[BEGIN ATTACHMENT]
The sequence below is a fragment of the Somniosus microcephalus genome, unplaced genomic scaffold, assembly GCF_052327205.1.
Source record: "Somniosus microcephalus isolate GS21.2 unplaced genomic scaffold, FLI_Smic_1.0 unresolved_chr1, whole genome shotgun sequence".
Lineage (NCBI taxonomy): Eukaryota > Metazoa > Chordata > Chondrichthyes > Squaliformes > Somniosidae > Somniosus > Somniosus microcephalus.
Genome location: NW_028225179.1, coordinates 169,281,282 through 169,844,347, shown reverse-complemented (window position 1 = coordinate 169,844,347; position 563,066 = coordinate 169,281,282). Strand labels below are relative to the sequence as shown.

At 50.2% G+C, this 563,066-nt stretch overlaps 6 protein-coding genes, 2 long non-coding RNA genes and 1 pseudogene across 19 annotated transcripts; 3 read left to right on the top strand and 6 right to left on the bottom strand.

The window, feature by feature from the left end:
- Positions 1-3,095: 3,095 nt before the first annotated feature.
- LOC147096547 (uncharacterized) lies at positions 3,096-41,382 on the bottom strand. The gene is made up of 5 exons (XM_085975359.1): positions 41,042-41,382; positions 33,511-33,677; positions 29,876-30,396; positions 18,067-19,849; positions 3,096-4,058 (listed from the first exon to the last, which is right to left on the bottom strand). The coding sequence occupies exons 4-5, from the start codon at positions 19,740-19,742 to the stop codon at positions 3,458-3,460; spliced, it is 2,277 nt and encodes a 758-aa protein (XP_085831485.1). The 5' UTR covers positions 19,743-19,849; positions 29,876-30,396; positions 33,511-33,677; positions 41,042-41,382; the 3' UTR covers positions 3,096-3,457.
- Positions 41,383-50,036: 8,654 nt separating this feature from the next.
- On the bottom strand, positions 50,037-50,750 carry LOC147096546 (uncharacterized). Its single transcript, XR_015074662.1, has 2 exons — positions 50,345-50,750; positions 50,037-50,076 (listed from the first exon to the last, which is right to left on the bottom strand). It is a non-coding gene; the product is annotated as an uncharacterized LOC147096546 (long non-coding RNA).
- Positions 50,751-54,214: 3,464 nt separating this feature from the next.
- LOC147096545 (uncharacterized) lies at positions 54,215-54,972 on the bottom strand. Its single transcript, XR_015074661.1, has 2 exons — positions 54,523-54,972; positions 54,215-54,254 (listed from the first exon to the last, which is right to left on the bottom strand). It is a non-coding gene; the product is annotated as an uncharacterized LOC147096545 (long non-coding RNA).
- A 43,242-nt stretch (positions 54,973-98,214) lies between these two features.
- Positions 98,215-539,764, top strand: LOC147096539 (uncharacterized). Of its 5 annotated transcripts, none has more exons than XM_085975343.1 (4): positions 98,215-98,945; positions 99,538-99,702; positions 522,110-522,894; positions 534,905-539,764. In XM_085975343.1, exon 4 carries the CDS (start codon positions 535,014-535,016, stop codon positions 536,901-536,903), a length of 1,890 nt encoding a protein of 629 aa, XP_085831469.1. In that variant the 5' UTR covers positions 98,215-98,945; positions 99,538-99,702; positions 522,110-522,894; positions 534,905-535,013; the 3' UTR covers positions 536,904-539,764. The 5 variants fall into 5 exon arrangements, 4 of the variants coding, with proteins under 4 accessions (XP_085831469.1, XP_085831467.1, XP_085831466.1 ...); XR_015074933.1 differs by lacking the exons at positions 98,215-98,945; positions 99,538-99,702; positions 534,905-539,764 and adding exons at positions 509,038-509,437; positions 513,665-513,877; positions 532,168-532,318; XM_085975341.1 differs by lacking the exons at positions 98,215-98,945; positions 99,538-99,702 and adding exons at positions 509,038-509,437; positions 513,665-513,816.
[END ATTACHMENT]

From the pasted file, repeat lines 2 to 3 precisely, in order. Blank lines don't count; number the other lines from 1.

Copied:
Source record: "Somniosus microcephalus isolate GS21.2 unplaced genomic scaffold, FLI_Smic_1.0 unresolved_chr1, whole genome shotgun sequence".
Lineage (NCBI taxonomy): Eukaryota > Metazoa > Chordata > Chondrichthyes > Squaliformes > Somniosidae > Somniosus > Somniosus microcephalus.